I sat on the hotel room floor, surrounded by guitars, keyboards, and gadgets, doodling on a complimentary Holiday Inn notepad. Dad tinkered with a motherboard as his soldering iron glowed, delicately balanced on the edge of an ashtray. The smell of pork chops, rice and beans wafted through the air as mom worked her magic on our portable double burner stove. I sat on the floor, glued to the television. It was that very moment the iconic M came to life and made its beautiful debut.

read more

Are Hearables the Future of IoT?

Will hearables be the next big thing? One recent study by Juniper Research suggests that it could reach $5 billion in revenue by 2020. That’s quite a leap from the current revenue of roughly $1 billion worldwide. But what are hearables and why would you want to develop this kind of IoT device?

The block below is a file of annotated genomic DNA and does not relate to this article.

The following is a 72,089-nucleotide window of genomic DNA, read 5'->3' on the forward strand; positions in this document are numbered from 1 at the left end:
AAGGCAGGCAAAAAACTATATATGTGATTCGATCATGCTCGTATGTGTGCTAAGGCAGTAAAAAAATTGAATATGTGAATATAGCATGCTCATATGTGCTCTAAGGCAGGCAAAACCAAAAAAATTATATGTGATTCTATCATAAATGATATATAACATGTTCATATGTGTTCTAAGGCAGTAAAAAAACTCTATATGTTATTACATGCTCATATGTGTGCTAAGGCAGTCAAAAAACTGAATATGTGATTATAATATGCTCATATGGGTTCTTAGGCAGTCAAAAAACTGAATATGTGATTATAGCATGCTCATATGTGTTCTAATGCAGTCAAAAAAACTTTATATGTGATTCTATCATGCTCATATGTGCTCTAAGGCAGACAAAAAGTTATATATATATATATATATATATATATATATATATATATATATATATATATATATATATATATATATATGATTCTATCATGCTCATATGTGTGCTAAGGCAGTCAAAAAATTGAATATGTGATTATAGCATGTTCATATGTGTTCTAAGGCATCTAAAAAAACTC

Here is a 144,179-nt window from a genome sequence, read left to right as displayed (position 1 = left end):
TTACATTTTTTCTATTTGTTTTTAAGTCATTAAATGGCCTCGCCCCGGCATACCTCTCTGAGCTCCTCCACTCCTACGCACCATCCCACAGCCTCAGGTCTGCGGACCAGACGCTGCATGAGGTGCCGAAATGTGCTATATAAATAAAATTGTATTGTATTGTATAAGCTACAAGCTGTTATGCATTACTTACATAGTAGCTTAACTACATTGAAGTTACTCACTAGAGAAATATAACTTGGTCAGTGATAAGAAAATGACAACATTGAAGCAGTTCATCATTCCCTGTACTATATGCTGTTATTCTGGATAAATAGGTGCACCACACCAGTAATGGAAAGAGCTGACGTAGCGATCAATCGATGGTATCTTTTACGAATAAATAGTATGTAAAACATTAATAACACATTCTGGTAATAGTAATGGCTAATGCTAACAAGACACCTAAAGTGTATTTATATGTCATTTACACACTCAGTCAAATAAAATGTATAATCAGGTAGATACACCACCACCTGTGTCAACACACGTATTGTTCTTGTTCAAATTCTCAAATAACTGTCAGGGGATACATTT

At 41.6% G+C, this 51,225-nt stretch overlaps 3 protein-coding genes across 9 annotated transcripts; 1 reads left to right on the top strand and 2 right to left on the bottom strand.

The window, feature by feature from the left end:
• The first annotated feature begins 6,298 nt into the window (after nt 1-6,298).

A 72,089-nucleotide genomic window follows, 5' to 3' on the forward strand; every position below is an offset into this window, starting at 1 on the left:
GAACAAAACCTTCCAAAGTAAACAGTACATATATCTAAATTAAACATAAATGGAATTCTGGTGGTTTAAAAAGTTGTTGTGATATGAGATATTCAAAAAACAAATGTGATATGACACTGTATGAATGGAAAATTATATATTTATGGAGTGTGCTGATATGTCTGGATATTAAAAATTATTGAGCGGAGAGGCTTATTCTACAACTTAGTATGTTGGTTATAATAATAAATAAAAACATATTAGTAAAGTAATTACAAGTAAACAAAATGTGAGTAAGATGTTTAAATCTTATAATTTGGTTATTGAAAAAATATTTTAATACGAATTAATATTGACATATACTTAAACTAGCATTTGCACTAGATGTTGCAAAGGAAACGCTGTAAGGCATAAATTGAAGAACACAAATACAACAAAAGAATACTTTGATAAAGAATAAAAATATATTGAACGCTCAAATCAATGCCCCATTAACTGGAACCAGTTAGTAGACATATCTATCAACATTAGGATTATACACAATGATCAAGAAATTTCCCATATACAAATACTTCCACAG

read more

Always Forward, Never Straight

You’ll see three kinds of hikers on the trail: The ones who seem to float on their tippy-toes from the crest of one granite stone to the next; the ones who seem to swim up through the leaf and boulder strewn path like fish gracefully navigating invisible waters; and those who look miserable — jolted with every step as the stutter and drop and climb, gracelessly jarring knees and ankles and backs.

read more

Wearable Technology and the Rio Olympics

Aside from the obvious examples, wearable tech has been all over the place at the Rio games. Olympic boxer, Tommy Duquette, for example, trained using a sensor that he helped develop. Worn on the boxer’s wraps, the sensor is designed to calculate the number of punches a fighter throws, as well as the speed, striking intensity and type of punch (jab, cross, left or right power).

read more

Cloudy with a Chance of VMs: Scaling Up & Out with Azure